Good morning. This is Mark Staples with the Gallatin National Forest Avalanche Advisory issued Friday, December 20 at 7:30 a.m. Lone Peak Brewery and Outlaw Partners sponsor today’s advisory. This advisory does not apply to operating ski areas.
Yesterday morning snow fall quickly ended with no more accumulation and the sun came out. North winds blew 15-20 mph gusting 30-40 mph. This morning temperatures dropped into the single digits F and winds shifted to the W averaging 10-15 mph gusting to 20 mph. Clouds should move over the area today with snow fall starting early this evening. Temperatures should climb into the low to mid teens F and winds will increase some and shift to the SW. Snow will favor the mountains near Bozeman where 5-7 inches should fall by tomorrow morning. The mountains near Big Sky should get about 5 inches, near West Yellowstone 3-5 inches, and near Cooke City 2-3 inches.
In the Bridger Range, yesterday’s fresh snow was readily transported by downhill winds. These winds formed fresh wind slabs 5-10 inches thick that the Bridger Bowl Ski Patrol was able to easily ski cut. In the backcountry, slopes with these wind slabs will cause avalanches that should break deeper in the snowpack. A good example is a skier triggered avalanche that occurred on Saddle Peak on Wednesday when a skier rode onto a wind drift that broke on deeply buried facets and produced a slide about 60 feet wide, up to 6 feet deep, and running 1200 feet vertical. That avalanche occurred before yesterday’s new snow and wind which will only make matters worse. Weak layers that formed during extreme cold weather in the first week of December combined with new snow and wind make dangerous avalanche conditions. Today human triggered avalanches are likely and the danger is rated CONSIDERABLE.
Madison Range Gallatin Range
Lionhead area near West Yellowstone
The mountains south of Bozeman and near Big Sky and West Yellowstone have plenty of weak, faceted snow. In some cases the snowpack is even weaker than it is in the Bridger Range like one slope Doug found above Bear Basin near Big Sky (photo) and a slope on Lionhead near West Yellowstone (video). Without much new snow in these areas to stress the snowpack, getting an avalanche will generally require a slope with wind drifted snow. The snowpack has given us plenty of warning signs. Avalanches have been triggered from a distance (photo) and have fractured over wide areas (photo). Most of these slides occurred on weak faceted snow crystals (aka – sugar snow) found about one foot above the ground. Today the avalanche danger is CONSIDERABLE on wind-loaded slopes and MODERATE on all others.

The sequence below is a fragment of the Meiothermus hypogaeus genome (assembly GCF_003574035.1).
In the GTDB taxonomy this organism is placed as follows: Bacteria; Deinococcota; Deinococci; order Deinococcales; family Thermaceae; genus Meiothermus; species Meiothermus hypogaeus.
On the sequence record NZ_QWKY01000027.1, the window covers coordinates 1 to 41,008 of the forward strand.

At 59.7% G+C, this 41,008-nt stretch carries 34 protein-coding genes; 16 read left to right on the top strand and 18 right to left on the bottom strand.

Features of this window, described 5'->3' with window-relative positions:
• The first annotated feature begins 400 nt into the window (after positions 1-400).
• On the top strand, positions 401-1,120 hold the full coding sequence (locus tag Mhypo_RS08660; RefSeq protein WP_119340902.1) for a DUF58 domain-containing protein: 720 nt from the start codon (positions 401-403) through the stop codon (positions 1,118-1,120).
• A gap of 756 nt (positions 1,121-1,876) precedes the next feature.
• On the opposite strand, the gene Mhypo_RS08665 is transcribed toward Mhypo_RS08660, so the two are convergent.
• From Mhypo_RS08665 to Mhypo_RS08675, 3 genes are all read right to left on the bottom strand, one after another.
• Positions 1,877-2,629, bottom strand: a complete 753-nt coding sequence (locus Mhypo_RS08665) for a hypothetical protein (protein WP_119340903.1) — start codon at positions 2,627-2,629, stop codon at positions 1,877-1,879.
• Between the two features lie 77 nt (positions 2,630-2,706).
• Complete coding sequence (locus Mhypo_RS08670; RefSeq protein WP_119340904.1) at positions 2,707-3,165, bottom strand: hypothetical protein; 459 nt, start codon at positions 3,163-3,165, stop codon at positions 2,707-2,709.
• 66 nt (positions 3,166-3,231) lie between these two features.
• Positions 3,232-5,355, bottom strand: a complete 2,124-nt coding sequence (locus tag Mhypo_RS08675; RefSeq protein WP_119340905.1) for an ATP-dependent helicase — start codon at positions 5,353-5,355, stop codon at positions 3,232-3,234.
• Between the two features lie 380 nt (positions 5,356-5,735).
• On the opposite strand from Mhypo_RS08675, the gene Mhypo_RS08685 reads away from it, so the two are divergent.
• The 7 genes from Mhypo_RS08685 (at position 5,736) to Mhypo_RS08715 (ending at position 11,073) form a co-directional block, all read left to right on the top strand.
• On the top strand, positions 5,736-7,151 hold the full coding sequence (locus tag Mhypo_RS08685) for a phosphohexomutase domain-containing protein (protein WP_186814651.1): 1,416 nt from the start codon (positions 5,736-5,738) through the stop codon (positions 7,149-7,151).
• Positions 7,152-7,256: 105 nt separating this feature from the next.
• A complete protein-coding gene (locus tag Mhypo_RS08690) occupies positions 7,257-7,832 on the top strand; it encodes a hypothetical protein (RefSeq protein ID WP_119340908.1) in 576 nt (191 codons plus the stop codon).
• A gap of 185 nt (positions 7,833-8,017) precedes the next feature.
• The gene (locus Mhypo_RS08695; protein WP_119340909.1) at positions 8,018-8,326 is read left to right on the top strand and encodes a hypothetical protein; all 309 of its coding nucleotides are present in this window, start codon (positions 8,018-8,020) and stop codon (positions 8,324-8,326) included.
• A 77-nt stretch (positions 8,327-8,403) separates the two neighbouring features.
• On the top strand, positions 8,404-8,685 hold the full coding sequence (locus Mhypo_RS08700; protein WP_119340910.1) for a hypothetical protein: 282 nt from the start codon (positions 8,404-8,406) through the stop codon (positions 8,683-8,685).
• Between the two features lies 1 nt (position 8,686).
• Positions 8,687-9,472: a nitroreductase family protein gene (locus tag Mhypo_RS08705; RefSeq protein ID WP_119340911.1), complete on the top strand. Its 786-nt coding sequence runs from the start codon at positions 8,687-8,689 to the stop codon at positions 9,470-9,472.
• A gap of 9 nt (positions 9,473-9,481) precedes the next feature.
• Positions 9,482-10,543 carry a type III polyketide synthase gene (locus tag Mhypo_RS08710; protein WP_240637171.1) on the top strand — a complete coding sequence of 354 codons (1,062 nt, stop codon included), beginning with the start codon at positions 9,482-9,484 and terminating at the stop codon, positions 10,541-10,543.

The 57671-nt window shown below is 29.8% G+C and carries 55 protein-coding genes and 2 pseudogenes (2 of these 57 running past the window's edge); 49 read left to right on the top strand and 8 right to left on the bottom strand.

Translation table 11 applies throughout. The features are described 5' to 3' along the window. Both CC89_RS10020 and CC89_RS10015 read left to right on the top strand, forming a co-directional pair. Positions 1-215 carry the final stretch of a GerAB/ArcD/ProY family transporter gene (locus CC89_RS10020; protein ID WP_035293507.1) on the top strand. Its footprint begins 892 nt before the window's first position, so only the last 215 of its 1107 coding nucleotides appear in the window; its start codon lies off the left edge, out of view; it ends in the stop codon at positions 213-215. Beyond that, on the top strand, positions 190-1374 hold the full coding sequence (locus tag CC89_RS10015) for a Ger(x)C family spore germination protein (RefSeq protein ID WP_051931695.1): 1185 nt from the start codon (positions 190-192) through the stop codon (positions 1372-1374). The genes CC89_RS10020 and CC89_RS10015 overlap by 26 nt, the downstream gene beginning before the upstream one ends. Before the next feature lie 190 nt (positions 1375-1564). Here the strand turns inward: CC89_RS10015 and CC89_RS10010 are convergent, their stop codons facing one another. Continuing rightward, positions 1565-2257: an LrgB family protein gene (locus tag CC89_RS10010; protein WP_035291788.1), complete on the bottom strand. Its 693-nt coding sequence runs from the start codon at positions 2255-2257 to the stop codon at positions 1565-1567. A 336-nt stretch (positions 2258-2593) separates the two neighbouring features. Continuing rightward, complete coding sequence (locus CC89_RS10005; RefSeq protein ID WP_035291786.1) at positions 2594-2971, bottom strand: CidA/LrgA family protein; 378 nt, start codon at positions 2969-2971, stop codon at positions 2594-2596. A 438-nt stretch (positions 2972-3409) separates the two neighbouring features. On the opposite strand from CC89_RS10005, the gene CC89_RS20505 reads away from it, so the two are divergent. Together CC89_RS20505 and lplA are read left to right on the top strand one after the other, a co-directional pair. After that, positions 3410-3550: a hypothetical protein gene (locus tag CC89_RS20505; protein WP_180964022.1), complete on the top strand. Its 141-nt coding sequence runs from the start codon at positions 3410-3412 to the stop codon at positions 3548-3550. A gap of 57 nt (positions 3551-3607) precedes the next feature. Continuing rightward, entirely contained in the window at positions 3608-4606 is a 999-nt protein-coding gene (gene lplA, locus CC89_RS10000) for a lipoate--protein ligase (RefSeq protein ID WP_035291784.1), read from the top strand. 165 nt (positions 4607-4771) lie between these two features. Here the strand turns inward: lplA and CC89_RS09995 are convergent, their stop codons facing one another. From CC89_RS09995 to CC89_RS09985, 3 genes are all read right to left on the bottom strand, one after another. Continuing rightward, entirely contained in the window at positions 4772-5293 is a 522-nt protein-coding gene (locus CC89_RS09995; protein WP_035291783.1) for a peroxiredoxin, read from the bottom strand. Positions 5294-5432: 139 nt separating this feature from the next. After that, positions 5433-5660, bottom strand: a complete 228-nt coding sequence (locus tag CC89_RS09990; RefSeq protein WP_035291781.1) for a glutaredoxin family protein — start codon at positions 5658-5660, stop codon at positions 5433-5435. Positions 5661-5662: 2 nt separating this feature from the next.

Near Cooke City plenty of weak snow can be found (video). Weak faceted snow crystals exist one foot above the ground on many slopes, especially ones with about a meter or less of snow. Some slopes have a snowpack over 5 feet deep that is relatively strong. Isolated slopes, sheltered from the wind, have a layer of surface hoar buried about 2 feet deep that can easily make an avalanche. It has been 8 days since the last significant snowfall and triggering an avalanche has gotten harder to do but we’re still travelling as though it’s likely. For this reason and given the variability of the snowpack, the avalanche danger is rated CONSIDERABLE on wind loaded slopes steeper than 35 degrees. All other slopes have a MODERATE danger.
I will issue the next advisory tomorrow morning at 7:30 a.m. If you have any snowpack or avalanche observations drop us a line at email@example.com or call us at 587-6984.
BACKCOUNTRY SKIERS AND RIDERS NEEDED FOR MSU SURVEY
This project aims to collect GPS location information and survey responses from backcountry skiers and riders to better understand what types of terrain decision we make. The focus is on backcountry skiers and riders of all abilities and experience. You need not be an expert backcountry skier to participate in this research. For more information and to sign up: www.montana.edu/snowscience/tracks
SNOWMOBILE AVALANCHE EDUCATION
The Canadian Avalanche Association produced a series of videos titled “Throttle Decisions” on avalanche safety for snowmobilers. Mark’s blog post outlines the topics.
BOZEMAN: Saturday, December 21, 10:30-11:30 a.m. FREE Avalanche Transceiver Workshop, Bridger Bowl, next to the rental shop at Jim Bridger Lodge. NO registration required. Just show up.
WEST YELLOWSTONE: Sunday, December 29, 10 a.m., Companion Rescue Clinic for Snowmobilers, Pre-Registration is required. https://www.ticketriver.com/event/9387